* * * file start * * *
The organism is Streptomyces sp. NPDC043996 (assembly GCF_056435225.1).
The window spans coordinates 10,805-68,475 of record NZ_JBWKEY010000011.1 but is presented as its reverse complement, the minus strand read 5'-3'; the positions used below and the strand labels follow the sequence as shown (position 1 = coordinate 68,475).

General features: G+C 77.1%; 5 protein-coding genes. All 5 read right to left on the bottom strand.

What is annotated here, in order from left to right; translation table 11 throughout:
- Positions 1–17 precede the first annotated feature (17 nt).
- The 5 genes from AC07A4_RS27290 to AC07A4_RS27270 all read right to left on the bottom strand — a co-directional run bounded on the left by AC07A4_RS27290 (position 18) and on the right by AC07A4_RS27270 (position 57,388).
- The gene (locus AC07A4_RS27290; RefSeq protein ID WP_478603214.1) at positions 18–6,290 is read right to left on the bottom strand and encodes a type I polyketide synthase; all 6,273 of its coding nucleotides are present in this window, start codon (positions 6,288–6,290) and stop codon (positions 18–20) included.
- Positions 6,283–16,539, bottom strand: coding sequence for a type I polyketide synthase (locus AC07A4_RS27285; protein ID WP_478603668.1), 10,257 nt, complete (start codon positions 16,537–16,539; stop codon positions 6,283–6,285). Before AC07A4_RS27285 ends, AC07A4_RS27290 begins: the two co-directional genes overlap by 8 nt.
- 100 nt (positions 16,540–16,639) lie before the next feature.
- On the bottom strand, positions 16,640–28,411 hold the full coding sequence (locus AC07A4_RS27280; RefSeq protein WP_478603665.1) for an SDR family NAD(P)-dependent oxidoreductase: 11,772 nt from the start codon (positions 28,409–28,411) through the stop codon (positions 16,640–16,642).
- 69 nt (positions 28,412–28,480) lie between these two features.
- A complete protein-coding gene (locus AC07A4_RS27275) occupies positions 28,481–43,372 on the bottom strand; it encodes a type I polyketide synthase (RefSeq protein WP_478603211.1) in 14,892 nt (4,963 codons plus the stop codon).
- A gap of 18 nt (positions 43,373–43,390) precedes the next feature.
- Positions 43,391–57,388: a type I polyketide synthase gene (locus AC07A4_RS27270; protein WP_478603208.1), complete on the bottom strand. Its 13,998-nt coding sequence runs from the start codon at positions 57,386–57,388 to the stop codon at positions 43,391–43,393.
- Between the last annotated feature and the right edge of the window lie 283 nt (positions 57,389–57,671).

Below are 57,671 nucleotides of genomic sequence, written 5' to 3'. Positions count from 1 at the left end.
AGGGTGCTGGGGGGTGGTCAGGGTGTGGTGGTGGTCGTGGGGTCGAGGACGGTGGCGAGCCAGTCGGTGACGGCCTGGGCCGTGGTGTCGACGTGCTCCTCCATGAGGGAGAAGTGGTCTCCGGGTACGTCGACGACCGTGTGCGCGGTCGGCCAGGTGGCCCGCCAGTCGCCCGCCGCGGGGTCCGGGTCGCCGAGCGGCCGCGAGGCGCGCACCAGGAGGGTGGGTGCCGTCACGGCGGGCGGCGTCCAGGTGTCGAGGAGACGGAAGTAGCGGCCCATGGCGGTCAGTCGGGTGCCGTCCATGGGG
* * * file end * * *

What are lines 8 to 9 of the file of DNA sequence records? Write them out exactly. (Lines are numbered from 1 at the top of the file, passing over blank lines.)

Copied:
- Positions 6,283–16,539, bottom strand: coding sequence for a type I polyketide synthase (locus AC07A4_RS27285; protein ID WP_478603668.1), 10,257 nt, complete (start codon positions 16,537–16,539; stop codon positions 6,283–6,285). Before AC07A4_RS27285 ends, AC07A4_RS27290 begins: the two co-directional genes overlap by 8 nt.
- 100 nt (positions 16,540–16,639) lie before the next feature.